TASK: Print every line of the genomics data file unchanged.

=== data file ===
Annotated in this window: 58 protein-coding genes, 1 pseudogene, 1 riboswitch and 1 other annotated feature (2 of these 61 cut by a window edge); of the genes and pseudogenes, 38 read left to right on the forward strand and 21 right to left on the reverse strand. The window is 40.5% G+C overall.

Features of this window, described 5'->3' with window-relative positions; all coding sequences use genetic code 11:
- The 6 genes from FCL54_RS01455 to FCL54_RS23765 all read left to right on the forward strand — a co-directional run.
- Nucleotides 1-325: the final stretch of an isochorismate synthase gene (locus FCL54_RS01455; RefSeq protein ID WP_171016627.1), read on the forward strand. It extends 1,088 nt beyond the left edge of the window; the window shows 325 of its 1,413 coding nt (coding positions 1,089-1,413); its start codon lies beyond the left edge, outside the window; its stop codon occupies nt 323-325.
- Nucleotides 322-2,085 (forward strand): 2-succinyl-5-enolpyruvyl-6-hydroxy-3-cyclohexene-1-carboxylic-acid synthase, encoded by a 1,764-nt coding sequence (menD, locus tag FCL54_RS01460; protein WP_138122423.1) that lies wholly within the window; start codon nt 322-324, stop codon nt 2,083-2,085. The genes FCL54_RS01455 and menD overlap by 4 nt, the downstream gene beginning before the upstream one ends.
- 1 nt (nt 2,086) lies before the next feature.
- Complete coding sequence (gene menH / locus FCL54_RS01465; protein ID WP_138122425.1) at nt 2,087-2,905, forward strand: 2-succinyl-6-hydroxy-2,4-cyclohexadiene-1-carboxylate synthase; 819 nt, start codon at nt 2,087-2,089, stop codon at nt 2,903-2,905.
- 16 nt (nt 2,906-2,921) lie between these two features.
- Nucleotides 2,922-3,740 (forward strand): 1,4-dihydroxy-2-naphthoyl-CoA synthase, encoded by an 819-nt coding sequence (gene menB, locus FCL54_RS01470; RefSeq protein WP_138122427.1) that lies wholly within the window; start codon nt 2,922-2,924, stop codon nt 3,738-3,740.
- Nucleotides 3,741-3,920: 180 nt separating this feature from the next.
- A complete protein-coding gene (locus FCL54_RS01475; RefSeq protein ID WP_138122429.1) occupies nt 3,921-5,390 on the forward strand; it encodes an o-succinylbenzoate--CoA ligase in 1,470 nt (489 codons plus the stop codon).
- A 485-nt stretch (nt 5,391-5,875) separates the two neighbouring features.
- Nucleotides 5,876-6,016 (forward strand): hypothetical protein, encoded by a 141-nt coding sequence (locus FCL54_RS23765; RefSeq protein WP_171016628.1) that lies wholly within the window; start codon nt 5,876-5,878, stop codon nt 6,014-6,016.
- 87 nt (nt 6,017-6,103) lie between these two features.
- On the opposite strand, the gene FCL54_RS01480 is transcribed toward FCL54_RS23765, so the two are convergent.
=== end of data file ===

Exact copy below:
Annotated in this window: 58 protein-coding genes, 1 pseudogene, 1 riboswitch and 1 other annotated feature (2 of these 61 cut by a window edge); of the genes and pseudogenes, 38 read left to right on the forward strand and 21 right to left on the reverse strand. The window is 40.5% G+C overall.

Features of this window, described 5'->3' with window-relative positions; all coding sequences use genetic code 11:
- The 6 genes from FCL54_RS01455 to FCL54_RS23765 all read left to right on the forward strand — a co-directional run.
- Nucleotides 1-325: the final stretch of an isochorismate synthase gene (locus FCL54_RS01455; RefSeq protein ID WP_171016627.1), read on the forward strand. It extends 1,088 nt beyond the left edge of the window; the window shows 325 of its 1,413 coding nt (coding positions 1,089-1,413); its start codon lies beyond the left edge, outside the window; its stop codon occupies nt 323-325.
- Nucleotides 322-2,085 (forward strand): 2-succinyl-5-enolpyruvyl-6-hydroxy-3-cyclohexene-1-carboxylic-acid synthase, encoded by a 1,764-nt coding sequence (menD, locus tag FCL54_RS01460; protein WP_138122423.1) that lies wholly within the window; start codon nt 322-324, stop codon nt 2,083-2,085. The genes FCL54_RS01455 and menD overlap by 4 nt, the downstream gene beginning before the upstream one ends.
- 1 nt (nt 2,086) lies before the next feature.
- Complete coding sequence (gene menH / locus FCL54_RS01465; protein ID WP_138122425.1) at nt 2,087-2,905, forward strand: 2-succinyl-6-hydroxy-2,4-cyclohexadiene-1-carboxylate synthase; 819 nt, start codon at nt 2,087-2,089, stop codon at nt 2,903-2,905.
- 16 nt (nt 2,906-2,921) lie between these two features.
- Nucleotides 2,922-3,740 (forward strand): 1,4-dihydroxy-2-naphthoyl-CoA synthase, encoded by an 819-nt coding sequence (gene menB, locus FCL54_RS01470; RefSeq protein WP_138122427.1) that lies wholly within the window; start codon nt 2,922-2,924, stop codon nt 3,738-3,740.
- Nucleotides 3,741-3,920: 180 nt separating this feature from the next.
- A complete protein-coding gene (locus FCL54_RS01475; RefSeq protein ID WP_138122429.1) occupies nt 3,921-5,390 on the forward strand; it encodes an o-succinylbenzoate--CoA ligase in 1,470 nt (489 codons plus the stop codon).
- A 485-nt stretch (nt 5,391-5,875) separates the two neighbouring features.
- Nucleotides 5,876-6,016 (forward strand): hypothetical protein, encoded by a 141-nt coding sequence (locus FCL54_RS23765; RefSeq protein WP_171016628.1) that lies wholly within the window; start codon nt 5,876-5,878, stop codon nt 6,014-6,016.
- 87 nt (nt 6,017-6,103) lie between these two features.
- On the opposite strand, the gene FCL54_RS01480 is transcribed toward FCL54_RS23765, so the two are convergent.